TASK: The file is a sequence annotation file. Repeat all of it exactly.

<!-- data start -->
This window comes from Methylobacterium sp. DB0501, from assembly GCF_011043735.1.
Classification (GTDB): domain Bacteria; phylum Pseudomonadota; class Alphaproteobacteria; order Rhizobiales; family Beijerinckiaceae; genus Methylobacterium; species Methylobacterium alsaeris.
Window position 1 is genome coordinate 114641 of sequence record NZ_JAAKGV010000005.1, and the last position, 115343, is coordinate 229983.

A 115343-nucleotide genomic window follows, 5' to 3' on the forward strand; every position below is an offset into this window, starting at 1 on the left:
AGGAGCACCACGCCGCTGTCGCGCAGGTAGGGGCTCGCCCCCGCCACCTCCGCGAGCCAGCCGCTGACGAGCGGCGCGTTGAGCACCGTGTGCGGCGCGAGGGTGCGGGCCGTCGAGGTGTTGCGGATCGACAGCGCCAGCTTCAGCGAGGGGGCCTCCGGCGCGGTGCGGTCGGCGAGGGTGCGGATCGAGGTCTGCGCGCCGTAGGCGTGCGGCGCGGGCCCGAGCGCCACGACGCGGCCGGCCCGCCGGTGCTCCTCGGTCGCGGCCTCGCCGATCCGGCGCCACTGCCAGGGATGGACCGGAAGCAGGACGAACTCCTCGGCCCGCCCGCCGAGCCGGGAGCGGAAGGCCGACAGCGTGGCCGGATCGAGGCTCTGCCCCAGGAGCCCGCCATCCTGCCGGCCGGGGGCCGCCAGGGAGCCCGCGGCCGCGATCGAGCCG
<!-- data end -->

This window comes from Methylobacterium sp. DB0501, from assembly GCF_011043735.1.
Classification (GTDB): domain Bacteria; phylum Pseudomonadota; class Alphaproteobacteria; order Rhizobiales; family Beijerinckiaceae; genus Methylobacterium; species Methylobacterium alsaeris.
Window position 1 is genome coordinate 114641 of sequence record NZ_JAAKGV010000005.1, and the last position, 115343, is coordinate 229983.

A 115343-nucleotide genomic window follows, 5' to 3' on the forward strand; every position below is an offset into this window, starting at 1 on the left:
AGGAGCACCACGCCGCTGTCGCGCAGGTAGGGGCTCGCCCCCGCCACCTCCGCGAGCCAGCCGCTGACGAGCGGCGCGTTGAGCACCGTGTGCGGCGCGAGGGTGCGGGCCGTCGAGGTGTTGCGGATCGACAGCGCCAGCTTCAGCGAGGGGGCCTCCGGCGCGGTGCGGTCGGCGAGGGTGCGGATCGAGGTCTGCGCGCCGTAGGCGTGCGGCGCGGGCCCGAGCGCCACGACGCGGCCGGCCCGCCGGTGCTCCTCGGTCGCGGCCTCGCCGATCCGGCGCCACTGCCAGGGATGGACCGGAAGCAGGACGAACTCCTCGGCCCGCCCGCCGAGCCGGGAGCGGAAGGCCGACAGCGTGGCCGGATCGAGGCTCTGCCCCAGGAGCCCGCCATCCTGCCGGCCGGGGGCCGCCAGGGAGCCCGCGGCCGCGATCGAGCCG